Jeff Dunn wrote:
>I'm not much of a Mozart fan, but there is no question that he sells
>more CDs than any other composer. Does that mean he's the greatest?
>If you could take another theoretical measure of greatness (or
>significance--and of course there are many), the "amount" of pleasure
>produced by his music--the sums of the intensities of pleasure produced
>by all those ever hearing his music, I think that would also put him on
>top of the classical composers. This is because while his music is at
>best enjoyable to me, others weep to it.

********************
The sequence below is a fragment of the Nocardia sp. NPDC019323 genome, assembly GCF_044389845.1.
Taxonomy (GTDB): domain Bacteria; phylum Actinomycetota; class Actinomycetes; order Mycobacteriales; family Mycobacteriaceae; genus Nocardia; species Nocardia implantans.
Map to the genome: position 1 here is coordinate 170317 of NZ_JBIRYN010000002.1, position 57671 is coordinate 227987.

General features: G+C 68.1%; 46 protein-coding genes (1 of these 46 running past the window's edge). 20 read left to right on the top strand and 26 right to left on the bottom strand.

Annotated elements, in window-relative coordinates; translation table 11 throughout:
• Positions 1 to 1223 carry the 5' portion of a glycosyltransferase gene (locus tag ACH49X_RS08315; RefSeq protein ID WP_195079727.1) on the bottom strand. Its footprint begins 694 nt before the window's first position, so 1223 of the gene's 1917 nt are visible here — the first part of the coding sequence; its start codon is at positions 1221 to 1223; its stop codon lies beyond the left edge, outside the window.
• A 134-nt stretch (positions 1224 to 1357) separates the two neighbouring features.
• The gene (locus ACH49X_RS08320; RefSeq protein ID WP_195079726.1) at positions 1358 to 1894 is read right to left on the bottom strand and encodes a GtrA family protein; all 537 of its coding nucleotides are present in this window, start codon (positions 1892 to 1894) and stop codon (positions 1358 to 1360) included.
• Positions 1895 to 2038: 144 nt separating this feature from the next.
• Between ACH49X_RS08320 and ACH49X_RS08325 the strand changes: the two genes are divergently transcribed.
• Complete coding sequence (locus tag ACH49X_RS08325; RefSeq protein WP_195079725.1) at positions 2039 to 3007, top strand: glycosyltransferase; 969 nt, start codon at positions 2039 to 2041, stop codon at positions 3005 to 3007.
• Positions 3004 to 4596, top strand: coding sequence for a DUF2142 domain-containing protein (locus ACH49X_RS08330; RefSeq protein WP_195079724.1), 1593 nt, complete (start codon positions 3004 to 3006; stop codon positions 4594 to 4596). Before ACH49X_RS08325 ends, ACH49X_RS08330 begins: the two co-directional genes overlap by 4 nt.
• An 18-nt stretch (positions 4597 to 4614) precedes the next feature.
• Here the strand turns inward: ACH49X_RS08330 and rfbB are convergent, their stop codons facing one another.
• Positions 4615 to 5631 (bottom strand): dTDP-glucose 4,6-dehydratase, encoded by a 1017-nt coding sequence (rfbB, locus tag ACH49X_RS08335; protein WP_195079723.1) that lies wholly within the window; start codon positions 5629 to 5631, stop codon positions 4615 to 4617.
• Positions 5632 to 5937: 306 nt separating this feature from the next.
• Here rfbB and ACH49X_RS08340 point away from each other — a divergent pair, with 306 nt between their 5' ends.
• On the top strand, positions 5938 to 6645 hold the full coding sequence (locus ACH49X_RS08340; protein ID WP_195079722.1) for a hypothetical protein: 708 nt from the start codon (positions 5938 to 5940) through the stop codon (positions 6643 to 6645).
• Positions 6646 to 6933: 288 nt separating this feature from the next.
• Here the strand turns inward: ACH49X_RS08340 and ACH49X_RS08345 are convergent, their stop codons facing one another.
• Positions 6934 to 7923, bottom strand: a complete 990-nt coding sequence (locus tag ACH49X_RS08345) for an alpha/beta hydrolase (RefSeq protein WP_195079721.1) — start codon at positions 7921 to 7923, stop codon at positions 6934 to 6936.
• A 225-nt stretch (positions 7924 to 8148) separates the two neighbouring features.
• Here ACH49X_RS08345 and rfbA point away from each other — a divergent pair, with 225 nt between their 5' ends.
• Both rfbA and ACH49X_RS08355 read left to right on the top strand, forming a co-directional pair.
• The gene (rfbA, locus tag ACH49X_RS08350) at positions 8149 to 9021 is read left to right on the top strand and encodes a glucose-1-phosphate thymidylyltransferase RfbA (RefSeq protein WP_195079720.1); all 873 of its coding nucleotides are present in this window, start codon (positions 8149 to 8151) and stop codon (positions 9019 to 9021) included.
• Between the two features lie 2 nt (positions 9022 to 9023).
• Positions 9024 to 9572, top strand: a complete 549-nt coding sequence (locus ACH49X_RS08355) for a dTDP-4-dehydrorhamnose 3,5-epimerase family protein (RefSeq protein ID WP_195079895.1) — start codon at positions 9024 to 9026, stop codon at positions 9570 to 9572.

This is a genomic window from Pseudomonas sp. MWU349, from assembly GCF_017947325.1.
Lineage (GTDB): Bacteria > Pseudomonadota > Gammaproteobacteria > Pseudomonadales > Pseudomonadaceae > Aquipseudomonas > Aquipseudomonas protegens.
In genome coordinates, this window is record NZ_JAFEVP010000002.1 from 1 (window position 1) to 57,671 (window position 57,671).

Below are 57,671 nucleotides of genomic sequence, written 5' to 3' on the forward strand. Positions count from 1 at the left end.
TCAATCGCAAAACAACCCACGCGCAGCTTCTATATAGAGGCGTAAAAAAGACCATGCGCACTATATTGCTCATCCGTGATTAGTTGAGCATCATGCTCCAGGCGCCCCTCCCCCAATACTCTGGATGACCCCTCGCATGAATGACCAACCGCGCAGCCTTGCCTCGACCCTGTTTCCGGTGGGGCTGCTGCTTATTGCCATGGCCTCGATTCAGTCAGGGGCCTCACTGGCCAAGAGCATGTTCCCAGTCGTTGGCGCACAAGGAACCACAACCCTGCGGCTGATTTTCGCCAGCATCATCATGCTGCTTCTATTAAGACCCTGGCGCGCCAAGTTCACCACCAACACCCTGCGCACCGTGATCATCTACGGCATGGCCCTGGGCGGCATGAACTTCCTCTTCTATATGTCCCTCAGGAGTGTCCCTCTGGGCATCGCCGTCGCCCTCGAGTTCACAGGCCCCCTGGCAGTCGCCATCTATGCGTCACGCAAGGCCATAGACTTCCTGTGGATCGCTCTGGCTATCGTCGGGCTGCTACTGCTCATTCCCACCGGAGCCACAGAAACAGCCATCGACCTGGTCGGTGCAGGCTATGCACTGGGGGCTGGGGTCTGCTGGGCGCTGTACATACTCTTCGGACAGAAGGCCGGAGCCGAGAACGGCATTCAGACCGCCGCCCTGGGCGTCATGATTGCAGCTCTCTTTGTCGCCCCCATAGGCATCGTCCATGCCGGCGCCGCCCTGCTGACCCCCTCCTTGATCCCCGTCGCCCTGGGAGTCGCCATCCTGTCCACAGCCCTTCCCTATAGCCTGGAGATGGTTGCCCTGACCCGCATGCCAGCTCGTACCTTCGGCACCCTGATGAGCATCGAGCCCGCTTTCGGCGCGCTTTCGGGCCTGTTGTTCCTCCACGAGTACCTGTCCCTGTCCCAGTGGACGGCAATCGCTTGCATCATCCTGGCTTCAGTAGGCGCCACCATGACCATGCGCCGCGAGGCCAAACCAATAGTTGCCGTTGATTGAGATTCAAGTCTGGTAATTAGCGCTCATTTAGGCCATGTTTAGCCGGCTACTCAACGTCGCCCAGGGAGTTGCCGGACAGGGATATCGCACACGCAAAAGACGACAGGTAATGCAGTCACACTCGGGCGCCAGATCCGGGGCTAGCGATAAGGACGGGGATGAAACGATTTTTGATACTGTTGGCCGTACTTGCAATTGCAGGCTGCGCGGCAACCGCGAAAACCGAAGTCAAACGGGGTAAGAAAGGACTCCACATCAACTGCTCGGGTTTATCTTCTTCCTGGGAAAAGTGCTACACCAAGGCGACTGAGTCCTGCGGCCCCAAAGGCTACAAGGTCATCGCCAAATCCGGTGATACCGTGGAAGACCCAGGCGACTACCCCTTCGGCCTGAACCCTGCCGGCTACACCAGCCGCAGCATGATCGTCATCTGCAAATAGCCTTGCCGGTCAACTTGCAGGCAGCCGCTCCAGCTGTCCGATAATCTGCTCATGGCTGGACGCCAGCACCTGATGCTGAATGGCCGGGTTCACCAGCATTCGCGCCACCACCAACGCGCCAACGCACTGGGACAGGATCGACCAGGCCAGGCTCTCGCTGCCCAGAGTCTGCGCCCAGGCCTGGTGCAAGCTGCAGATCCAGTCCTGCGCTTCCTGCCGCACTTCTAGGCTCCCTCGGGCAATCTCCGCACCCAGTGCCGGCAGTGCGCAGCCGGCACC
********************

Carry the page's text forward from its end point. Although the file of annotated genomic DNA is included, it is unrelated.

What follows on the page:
Any of a number of weighty academic tomes dealing with "Aesthetics"
would be a far better investment than any of Lebrechts levities & trolling
frolics for anyone who is seriously interested in understanding "greatness"
in the arts, or, on this list at least, music in particular.
Aristotle's "Poetics" could make a good starting point for those with
the imagination to adapt its purpose specifically to music.